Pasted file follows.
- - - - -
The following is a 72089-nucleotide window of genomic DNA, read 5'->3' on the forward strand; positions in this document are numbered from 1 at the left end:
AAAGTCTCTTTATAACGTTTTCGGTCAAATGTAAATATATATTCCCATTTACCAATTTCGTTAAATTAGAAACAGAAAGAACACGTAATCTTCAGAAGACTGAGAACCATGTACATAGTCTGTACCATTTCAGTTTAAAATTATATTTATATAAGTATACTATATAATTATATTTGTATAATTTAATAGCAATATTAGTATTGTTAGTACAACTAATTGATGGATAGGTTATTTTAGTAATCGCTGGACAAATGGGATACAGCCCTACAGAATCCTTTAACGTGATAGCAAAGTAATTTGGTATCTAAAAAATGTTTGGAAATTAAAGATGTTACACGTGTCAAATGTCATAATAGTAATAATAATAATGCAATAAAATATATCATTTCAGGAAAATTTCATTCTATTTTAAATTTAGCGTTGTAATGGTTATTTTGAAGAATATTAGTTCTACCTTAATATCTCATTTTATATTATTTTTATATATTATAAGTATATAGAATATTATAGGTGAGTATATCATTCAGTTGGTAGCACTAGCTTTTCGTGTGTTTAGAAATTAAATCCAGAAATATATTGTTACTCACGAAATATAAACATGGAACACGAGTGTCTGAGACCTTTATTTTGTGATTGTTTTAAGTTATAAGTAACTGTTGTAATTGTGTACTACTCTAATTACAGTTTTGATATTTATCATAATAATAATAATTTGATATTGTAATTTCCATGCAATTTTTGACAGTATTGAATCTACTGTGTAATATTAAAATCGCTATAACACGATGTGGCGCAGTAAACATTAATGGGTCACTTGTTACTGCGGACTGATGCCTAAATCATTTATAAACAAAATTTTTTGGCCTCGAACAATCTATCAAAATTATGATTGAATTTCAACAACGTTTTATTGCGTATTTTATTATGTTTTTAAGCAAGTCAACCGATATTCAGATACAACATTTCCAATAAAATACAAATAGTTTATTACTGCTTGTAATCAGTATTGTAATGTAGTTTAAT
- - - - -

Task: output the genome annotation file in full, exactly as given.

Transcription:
The following is a 72089-nucleotide window of genomic DNA, read 5'->3' on the forward strand; positions in this document are numbered from 1 at the left end:
AAAGTCTCTTTATAACGTTTTCGGTCAAATGTAAATATATATTCCCATTTACCAATTTCGTTAAATTAGAAACAGAAAGAACACGTAATCTTCAGAAGACTGAGAACCATGTACATAGTCTGTACCATTTCAGTTTAAAATTATATTTATATAAGTATACTATATAATTATATTTGTATAATTTAATAGCAATATTAGTATTGTTAGTACAACTAATTGATGGATAGGTTATTTTAGTAATCGCTGGACAAATGGGATACAGCCCTACAGAATCCTTTAACGTGATAGCAAAGTAATTTGGTATCTAAAAAATGTTTGGAAATTAAAGATGTTACACGTGTCAAATGTCATAATAGTAATAATAATAATGCAATAAAATATATCATTTCAGGAAAATTTCATTCTATTTTAAATTTAGCGTTGTAATGGTTATTTTGAAGAATATTAGTTCTACCTTAATATCTCATTTTATATTATTTTTATATATTATAAGTATATAGAATATTATAGGTGAGTATATCATTCAGTTGGTAGCACTAGCTTTTCGTGTGTTTAGAAATTAAATCCAGAAATATATTGTTACTCACGAAATATAAACATGGAACACGAGTGTCTGAGACCTTTATTTTGTGATTGTTTTAAGTTATAAGTAACTGTTGTAATTGTGTACTACTCTAATTACAGTTTTGATATTTATCATAATAATAATAATTTGATATTGTAATTTCCATGCAATTTTTGACAGTATTGAATCTACTGTGTAATATTAAAATCGCTATAACACGATGTGGCGCAGTAAACATTAATGGGTCACTTGTTACTGCGGACTGATGCCTAAATCATTTATAAACAAAATTTTTTGGCCTCGAACAATCTATCAAAATTATGATTGAATTTCAACAACGTTTTATTGCGTATTTTATTATGTTTTTAAGCAAGTCAACCGATATTCAGATACAACATTTCCAATAAAATACAAATAGTTTATTACTGCTTGTAATCAGTATTGTAATGTAGTTTAAT